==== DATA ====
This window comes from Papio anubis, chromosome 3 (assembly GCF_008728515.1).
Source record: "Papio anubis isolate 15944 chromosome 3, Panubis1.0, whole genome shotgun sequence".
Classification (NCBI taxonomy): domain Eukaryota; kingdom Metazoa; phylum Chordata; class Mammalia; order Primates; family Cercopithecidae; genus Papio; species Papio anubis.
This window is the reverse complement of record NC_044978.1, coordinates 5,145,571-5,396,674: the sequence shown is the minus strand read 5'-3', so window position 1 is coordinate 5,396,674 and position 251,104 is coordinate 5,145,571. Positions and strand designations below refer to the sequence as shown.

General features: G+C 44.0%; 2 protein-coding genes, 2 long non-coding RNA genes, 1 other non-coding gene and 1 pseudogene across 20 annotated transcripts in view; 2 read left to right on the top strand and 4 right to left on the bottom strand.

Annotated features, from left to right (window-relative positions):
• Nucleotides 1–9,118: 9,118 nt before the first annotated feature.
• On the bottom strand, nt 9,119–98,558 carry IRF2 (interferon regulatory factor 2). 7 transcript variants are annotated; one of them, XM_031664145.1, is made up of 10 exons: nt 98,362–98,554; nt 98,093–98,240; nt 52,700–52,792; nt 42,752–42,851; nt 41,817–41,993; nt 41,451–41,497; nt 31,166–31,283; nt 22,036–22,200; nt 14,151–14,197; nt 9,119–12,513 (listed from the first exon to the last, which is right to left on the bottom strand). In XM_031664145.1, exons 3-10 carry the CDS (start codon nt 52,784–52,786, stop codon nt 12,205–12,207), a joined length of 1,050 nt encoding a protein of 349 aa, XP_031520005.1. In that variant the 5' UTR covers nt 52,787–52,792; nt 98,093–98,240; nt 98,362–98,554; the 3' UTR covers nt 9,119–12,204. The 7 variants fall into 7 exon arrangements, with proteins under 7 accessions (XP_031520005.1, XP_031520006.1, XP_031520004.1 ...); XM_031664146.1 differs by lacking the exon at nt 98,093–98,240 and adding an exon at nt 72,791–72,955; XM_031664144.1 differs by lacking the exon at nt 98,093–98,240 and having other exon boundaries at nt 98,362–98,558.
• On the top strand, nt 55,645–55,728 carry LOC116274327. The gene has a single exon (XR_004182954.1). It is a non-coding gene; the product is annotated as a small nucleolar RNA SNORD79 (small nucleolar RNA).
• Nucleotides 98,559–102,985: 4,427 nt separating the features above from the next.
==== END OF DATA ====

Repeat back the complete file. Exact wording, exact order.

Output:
This window comes from Papio anubis, chromosome 3 (assembly GCF_008728515.1).
Source record: "Papio anubis isolate 15944 chromosome 3, Panubis1.0, whole genome shotgun sequence".
Classification (NCBI taxonomy): domain Eukaryota; kingdom Metazoa; phylum Chordata; class Mammalia; order Primates; family Cercopithecidae; genus Papio; species Papio anubis.
This window is the reverse complement of record NC_044978.1, coordinates 5,145,571-5,396,674: the sequence shown is the minus strand read 5'-3', so window position 1 is coordinate 5,396,674 and position 251,104 is coordinate 5,145,571. Positions and strand designations below refer to the sequence as shown.

General features: G+C 44.0%; 2 protein-coding genes, 2 long non-coding RNA genes, 1 other non-coding gene and 1 pseudogene across 20 annotated transcripts in view; 2 read left to right on the top strand and 4 right to left on the bottom strand.

Annotated features, from left to right (window-relative positions):
• Nucleotides 1–9,118: 9,118 nt before the first annotated feature.
• On the bottom strand, nt 9,119–98,558 carry IRF2 (interferon regulatory factor 2). 7 transcript variants are annotated; one of them, XM_031664145.1, is made up of 10 exons: nt 98,362–98,554; nt 98,093–98,240; nt 52,700–52,792; nt 42,752–42,851; nt 41,817–41,993; nt 41,451–41,497; nt 31,166–31,283; nt 22,036–22,200; nt 14,151–14,197; nt 9,119–12,513 (listed from the first exon to the last, which is right to left on the bottom strand). In XM_031664145.1, exons 3-10 carry the CDS (start codon nt 52,784–52,786, stop codon nt 12,205–12,207), a joined length of 1,050 nt encoding a protein of 349 aa, XP_031520005.1. In that variant the 5' UTR covers nt 52,787–52,792; nt 98,093–98,240; nt 98,362–98,554; the 3' UTR covers nt 9,119–12,204. The 7 variants fall into 7 exon arrangements, with proteins under 7 accessions (XP_031520005.1, XP_031520006.1, XP_031520004.1 ...); XM_031664146.1 differs by lacking the exon at nt 98,093–98,240 and adding an exon at nt 72,791–72,955; XM_031664144.1 differs by lacking the exon at nt 98,093–98,240 and having other exon boundaries at nt 98,362–98,558.
• On the top strand, nt 55,645–55,728 carry LOC116274327. The gene has a single exon (XR_004182954.1). It is a non-coding gene; the product is annotated as a small nucleolar RNA SNORD79 (small nucleolar RNA).
• Nucleotides 98,559–102,985: 4,427 nt separating the features above from the next.